The Old English Sheepdog is among seven dog breeds now at risk of extinction, with registration numbers of the famous breed falling to the lowest in 60 years.
One of Britain’s most recognizable breeds, the iconic “Dulux” dog has been classed as vulnerable for the first time ever by The Kennel Club, receiving just 227 puppy registrations in 2020. Despite puppy numbers booming last year, this is the lowest recorded number of annual puppy registrations for the breed since 1961.
“The Old English Sheepdog is such an historic and iconic breed, but they are rarely seen out and about over recent years, so the fact that they are now officially a vulnerable breed is very worrying,” Bill Lambert, spokesperson for The Kennel Club, said.
“It’s likely the numbers have dwindled over the years due to a result of lifestyle changes, as they require a lot of grooming and exercise and aren’t suitable for smaller living spaces. However it is a breed that is faithful and trustworthy with an even provision that can make lovable family pets for the right owners.”
Elsewhere in their research, the dog welfare charity found that native breeds also reached record lows in 2020, including the otterhound, skyeterrier, Bloodhound and English Setter. Sadly, both the norfolk-terrier and cairn terrierhave been added to the ‘At Watch’ list for the first time.
In some good news, the breeds on their way up include the Whippet, Cocker Spaniel, Bull Terrier, Weimaraner, German Wirehaired Pointer and the German Shorthaired Pointer, which entered the top 20 overall breeds. According to the charity, it’s thought these larger breeds rose in popularity due to more Brits swapping city life for country living.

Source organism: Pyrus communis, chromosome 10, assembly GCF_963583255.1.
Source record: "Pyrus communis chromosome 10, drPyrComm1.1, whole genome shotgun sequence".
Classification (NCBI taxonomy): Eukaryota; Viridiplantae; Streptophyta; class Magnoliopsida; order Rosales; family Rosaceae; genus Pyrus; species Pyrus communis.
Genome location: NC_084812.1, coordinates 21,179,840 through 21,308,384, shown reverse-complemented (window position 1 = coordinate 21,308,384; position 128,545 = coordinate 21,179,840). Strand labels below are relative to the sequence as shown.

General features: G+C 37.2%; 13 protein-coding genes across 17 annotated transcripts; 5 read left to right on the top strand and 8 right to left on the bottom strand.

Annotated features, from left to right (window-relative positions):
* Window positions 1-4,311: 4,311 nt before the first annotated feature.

“The nation has gone through a huge collective lifestyle change in the past year, and of course many have either become first-time dog owners or are currently looking to buy one soon,” Bill adds.
“With some people now deciding to move out of our cities towards more rural areas, there is hope for some of our larger and more vulnerable breeds yet. We have such a rich diversity of breeds in the United Kingdom, all with their own unique characteristics , so we really do urge the British public to find out more about the lesser-known breeds, especially those who are at risk of disappearing, in order to get a dog that is truly right for them.”
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